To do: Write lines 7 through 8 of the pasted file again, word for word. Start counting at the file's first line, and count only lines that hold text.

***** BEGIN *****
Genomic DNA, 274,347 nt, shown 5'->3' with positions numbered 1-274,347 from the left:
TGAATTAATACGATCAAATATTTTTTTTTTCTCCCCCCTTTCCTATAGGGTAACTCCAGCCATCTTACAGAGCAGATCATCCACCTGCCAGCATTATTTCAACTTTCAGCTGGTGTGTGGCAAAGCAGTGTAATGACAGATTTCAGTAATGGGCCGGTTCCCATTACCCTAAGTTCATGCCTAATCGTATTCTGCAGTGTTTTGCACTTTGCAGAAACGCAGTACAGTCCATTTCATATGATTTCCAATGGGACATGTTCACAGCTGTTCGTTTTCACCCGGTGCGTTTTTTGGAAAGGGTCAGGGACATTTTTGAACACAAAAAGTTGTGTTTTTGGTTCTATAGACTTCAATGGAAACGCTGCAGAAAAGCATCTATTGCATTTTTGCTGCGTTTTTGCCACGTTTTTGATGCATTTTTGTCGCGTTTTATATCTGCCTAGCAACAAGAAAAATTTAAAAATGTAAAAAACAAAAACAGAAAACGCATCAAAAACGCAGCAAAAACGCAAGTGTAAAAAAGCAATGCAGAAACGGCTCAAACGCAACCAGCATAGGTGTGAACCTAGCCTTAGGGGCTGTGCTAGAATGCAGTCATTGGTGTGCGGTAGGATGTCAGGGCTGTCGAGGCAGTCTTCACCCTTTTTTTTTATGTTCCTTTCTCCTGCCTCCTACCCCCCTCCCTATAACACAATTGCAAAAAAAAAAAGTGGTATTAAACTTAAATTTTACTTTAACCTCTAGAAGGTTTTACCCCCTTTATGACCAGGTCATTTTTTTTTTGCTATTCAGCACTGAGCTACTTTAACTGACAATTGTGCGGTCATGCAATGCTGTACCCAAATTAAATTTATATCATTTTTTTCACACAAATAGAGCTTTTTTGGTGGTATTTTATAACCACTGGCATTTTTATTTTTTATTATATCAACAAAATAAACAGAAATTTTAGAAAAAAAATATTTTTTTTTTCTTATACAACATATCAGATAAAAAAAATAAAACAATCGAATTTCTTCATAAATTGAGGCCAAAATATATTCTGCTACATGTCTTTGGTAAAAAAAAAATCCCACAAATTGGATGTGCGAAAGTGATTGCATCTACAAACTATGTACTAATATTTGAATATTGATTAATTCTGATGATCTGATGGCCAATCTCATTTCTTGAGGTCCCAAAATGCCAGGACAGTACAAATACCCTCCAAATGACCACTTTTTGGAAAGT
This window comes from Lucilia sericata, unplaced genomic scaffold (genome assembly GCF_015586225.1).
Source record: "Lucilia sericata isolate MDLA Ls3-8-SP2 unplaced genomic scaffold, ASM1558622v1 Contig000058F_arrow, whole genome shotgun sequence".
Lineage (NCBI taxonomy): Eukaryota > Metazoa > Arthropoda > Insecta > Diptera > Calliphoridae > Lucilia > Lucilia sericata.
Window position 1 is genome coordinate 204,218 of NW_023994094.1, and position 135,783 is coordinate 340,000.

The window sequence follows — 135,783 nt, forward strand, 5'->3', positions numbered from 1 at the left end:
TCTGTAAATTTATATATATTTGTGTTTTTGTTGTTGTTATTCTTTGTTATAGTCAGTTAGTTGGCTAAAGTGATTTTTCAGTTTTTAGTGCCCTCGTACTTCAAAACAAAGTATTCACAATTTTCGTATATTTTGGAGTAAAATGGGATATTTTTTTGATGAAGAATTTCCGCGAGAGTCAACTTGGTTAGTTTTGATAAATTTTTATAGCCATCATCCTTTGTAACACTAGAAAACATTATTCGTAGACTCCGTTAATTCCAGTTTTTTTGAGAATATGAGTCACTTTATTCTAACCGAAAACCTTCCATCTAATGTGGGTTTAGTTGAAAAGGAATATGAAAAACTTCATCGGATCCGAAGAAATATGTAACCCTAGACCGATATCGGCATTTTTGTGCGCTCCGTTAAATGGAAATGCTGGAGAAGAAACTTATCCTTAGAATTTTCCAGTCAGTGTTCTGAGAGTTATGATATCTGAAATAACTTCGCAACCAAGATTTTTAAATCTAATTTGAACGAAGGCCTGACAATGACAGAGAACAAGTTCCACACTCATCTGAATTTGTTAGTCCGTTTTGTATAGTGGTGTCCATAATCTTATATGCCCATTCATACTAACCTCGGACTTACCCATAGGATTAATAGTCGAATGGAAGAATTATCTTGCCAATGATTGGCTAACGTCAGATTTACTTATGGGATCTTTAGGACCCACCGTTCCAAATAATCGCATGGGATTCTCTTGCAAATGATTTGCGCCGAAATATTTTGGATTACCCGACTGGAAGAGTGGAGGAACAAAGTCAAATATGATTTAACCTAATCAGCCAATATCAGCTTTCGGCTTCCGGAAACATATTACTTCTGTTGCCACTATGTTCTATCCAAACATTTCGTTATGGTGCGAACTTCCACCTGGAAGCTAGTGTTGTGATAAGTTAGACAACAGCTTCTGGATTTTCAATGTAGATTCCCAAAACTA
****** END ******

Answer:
The window sequence follows — 135,783 nt, forward strand, 5'->3', positions numbered from 1 at the left end:
TCTGTAAATTTATATATATTTGTGTTTTTGTTGTTGTTATTCTTTGTTATAGTCAGTTAGTTGGCTAAAGTGATTTTTCAGTTTTTAGTGCCCTCGTACTTCAAAACAAAGTATTCACAATTTTCGTATATTTTGGAGTAAAATGGGATATTTTTTTGATGAAGAATTTCCGCGAGAGTCAACTTGGTTAGTTTTGATAAATTTTTATAGCCATCATCCTTTGTAACACTAGAAAACATTATTCGTAGACTCCGTTAATTCCAGTTTTTTTGAGAATATGAGTCACTTTATTCTAACCGAAAACCTTCCATCTAATGTGGGTTTAGTTGAAAAGGAATATGAAAAACTTCATCGGATCCGAAGAAATATGTAACCCTAGACCGATATCGGCATTTTTGTGCGCTCCGTTAAATGGAAATGCTGGAGAAGAAACTTATCCTTAGAATTTTCCAGTCAGTGTTCTGAGAGTTATGATATCTGAAATAACTTCGCAACCAAGATTTTTAAATCTAATTTGAACGAAGGCCTGACAATGACAGAGAACAAGTTCCACACTCATCTGAATTTGTTAGTCCGTTTTGTATAGTGGTGTCCATAATCTTATATGCCCATTCATACTAACCTCGGACTTACCCATAGGATTAATAGTCGAATGGAAGAATTATCTTGCCAATGATTGGCTAACGTCAGATTTACTTATGGGATCTTTAGGACCCACCGTTCCAAATAATCGCATGGGATTCTCTTGCAAATGATTTGCGCCGAAATATTTTGGATTACCCGACTGGAAGAGTGGAGGAACAAAGTCAAATATGATTTAACCTAATCAGCCAATATCAGCTTTCGGCTTCCGGAAACATATTACTTCTGTTGCCACTATGTTCTATCCAAACATTTCGTTATGGTGCGAACTTCCACCTGGAAGCTAGTGTTGTGATAAGTTAGACAACAGCTTCTGGATTTTCAATGTAGATTCCCAAAACTA